The Last SupperGRACE MACKINNON
Dear Grace, A Jewish friend of mine pointed out a supposed problem with the Christian concept of the Last Supper. As we all know, Jesus gave his disciples bread and wine during that Passover Meal. My friend claims that bread is never served during the Passover meal. Is that correct?
Perhaps your friend is assuing, for some reason, that Jesus did not use unleavened bread at the Last Supper when He instituted the Eucharist. The Gospels of Matthew, Mark and Luke in the New Testament tell us, however, that "On the first day of the Feast of Unleavened Bread, the disciples approached Jesus and said, 'Where do you want us to prepare for you to eat the Passover?'" (Matthew 26:17; Mark 14:12; Luke 22: 1). Then, we also read that "When the hour came, he took his place at table with the apostles. He said to them, 'I have eagerly desired to eat this Passover with you before I suffer'" (Luke 22: 14-15).
Scripture goes on to say that Jesus "took the bread, said the blessing, broke it, and gave it to them, saying, 'This is my body, which will be given for you; do this in memory of me.'" During the Passover feast, the eating of or even contact with anything with leaven was strictly forbidden. God had instructed them, "From the first day you shall have your housesclear of all leaven. Whoever eats leavened bread from the first day to the seventh shall be cut off from Israel" (Exodus 12: 15). It is quite clear, therefore, that Jesus did indeed celebrate the Jewish Passover meal with His apostles and that unleavened bread was used. To this day, the bread used for the Eucharistic sacrifice in the liturgy of the Roman Rite must be unleavened. (General Instruction of the Roman Missal)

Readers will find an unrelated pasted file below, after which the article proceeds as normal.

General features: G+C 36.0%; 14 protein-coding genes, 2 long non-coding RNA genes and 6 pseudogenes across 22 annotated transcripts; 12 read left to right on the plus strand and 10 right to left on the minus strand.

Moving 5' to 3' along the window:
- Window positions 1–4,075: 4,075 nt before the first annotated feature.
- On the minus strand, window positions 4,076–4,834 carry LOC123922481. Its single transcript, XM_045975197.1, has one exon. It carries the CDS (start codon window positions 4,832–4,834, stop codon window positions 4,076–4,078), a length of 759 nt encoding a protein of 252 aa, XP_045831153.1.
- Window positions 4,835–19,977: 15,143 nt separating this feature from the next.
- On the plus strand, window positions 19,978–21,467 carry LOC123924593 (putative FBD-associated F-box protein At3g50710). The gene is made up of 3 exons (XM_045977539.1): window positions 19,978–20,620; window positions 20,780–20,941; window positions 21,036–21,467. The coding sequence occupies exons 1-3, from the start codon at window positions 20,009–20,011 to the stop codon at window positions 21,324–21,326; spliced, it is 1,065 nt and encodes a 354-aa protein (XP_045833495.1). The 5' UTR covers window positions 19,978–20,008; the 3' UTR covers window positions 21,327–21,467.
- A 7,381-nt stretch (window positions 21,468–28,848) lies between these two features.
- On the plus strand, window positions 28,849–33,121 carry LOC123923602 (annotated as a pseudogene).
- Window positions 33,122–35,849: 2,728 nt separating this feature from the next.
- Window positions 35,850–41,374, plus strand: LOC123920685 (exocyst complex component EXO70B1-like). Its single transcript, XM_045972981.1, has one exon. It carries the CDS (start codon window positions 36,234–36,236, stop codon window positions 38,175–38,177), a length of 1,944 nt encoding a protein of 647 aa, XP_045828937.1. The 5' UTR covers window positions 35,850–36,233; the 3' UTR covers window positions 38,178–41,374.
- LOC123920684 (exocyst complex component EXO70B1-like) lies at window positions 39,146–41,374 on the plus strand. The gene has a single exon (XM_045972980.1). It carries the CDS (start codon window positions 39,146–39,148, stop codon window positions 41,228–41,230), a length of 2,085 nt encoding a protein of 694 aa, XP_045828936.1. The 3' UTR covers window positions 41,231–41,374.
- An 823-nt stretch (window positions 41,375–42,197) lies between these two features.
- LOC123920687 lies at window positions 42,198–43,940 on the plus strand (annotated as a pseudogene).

It seems that many people do not realize how closely linked the Catholic Mass is to the Jewish Passover or Seder Meal. This is precisely where the Mass finds its roots. God had given very specific directions regarding how the meal was to be prepared. One very important element was the lamb. Each family was to slaughter a year-old male lamb without blemish (Exodus 12: 5), the most perfect lamb they could find. Some of the blood of the lamb was to be applied to the doorposts of every house in order to protect the Israelites when the Lord would come to destroy th Egyptians. The rest of the lamb was to be roasted and eaten on that day. After this, they were to keep this as a memorial feast for all generations to come, as a perpetual institution (Exodus 12: 14).
On the night when Jesus celebrated this traditional Jewish meal with His apostles, something very different happened. This time, He gave them the bread, which He had blessed and said, "This is my Body." He, thus, became the sacrificial, unblemished lamb (without sin). This is why Jesus is called the Lamb of God. Both the Jewish Passover and the Last Supper (later the Mass Eucharist) are memorials of the salvation of God's people. Let us pray that one day God may find us sharing this meal together at His Table, united by that love which He has placed in our hearts.
Grace MacKinnon. "The Last Supper." (March, 2003).
Reprinted with permission of Grace MacKinnon.
Grace MacKinnon is a syndicated columnist and public speaker on Catholic doctrine. She is the author of Dear Grace: Answers to Questions About the Faith published by Our Sunday Visitor. Order online by e-mail at email@example.com or call 1-800-348-2440.
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